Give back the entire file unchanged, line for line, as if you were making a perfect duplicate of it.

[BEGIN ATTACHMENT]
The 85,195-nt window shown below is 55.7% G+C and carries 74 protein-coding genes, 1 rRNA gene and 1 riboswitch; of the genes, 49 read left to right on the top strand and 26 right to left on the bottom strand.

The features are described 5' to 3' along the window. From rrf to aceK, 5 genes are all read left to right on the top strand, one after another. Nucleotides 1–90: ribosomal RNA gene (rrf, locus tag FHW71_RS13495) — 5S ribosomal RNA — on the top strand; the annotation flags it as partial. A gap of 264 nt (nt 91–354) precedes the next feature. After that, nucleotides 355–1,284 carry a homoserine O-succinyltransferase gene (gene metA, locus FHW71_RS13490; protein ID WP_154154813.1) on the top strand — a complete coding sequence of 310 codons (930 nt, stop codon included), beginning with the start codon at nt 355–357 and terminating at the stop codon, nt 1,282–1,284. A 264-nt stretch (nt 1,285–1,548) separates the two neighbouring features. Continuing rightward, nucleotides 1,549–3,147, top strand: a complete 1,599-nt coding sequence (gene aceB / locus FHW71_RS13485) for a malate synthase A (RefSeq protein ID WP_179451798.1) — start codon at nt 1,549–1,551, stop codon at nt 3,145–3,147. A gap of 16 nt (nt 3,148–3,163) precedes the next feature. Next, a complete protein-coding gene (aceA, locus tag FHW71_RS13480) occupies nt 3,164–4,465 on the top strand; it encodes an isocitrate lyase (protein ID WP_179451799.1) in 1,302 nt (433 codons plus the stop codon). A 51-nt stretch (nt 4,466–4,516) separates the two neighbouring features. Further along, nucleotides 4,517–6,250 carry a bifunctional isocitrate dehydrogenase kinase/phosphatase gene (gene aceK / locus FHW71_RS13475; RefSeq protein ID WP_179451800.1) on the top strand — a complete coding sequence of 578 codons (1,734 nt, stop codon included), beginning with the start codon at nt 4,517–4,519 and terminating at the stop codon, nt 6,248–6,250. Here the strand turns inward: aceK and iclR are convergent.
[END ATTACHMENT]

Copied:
The 85,195-nt window shown below is 55.7% G+C and carries 74 protein-coding genes, 1 rRNA gene and 1 riboswitch; of the genes, 49 read left to right on the top strand and 26 right to left on the bottom strand.

The features are described 5' to 3' along the window. From rrf to aceK, 5 genes are all read left to right on the top strand, one after another. Nucleotides 1–90: ribosomal RNA gene (rrf, locus tag FHW71_RS13495) — 5S ribosomal RNA — on the top strand; the annotation flags it as partial. A gap of 264 nt (nt 91–354) precedes the next feature. After that, nucleotides 355–1,284 carry a homoserine O-succinyltransferase gene (gene metA, locus FHW71_RS13490; protein ID WP_154154813.1) on the top strand — a complete coding sequence of 310 codons (930 nt, stop codon included), beginning with the start codon at nt 355–357 and terminating at the stop codon, nt 1,282–1,284. A 264-nt stretch (nt 1,285–1,548) separates the two neighbouring features. Continuing rightward, nucleotides 1,549–3,147, top strand: a complete 1,599-nt coding sequence (gene aceB / locus FHW71_RS13485) for a malate synthase A (RefSeq protein ID WP_179451798.1) — start codon at nt 1,549–1,551, stop codon at nt 3,145–3,147. A gap of 16 nt (nt 3,148–3,163) precedes the next feature. Next, a complete protein-coding gene (aceA, locus tag FHW71_RS13480) occupies nt 3,164–4,465 on the top strand; it encodes an isocitrate lyase (protein ID WP_179451799.1) in 1,302 nt (433 codons plus the stop codon). A 51-nt stretch (nt 4,466–4,516) separates the two neighbouring features. Further along, nucleotides 4,517–6,250 carry a bifunctional isocitrate dehydrogenase kinase/phosphatase gene (gene aceK / locus FHW71_RS13475; RefSeq protein ID WP_179451800.1) on the top strand — a complete coding sequence of 578 codons (1,734 nt, stop codon included), beginning with the start codon at nt 4,517–4,519 and terminating at the stop codon, nt 6,248–6,250. Here the strand turns inward: aceK and iclR are convergent.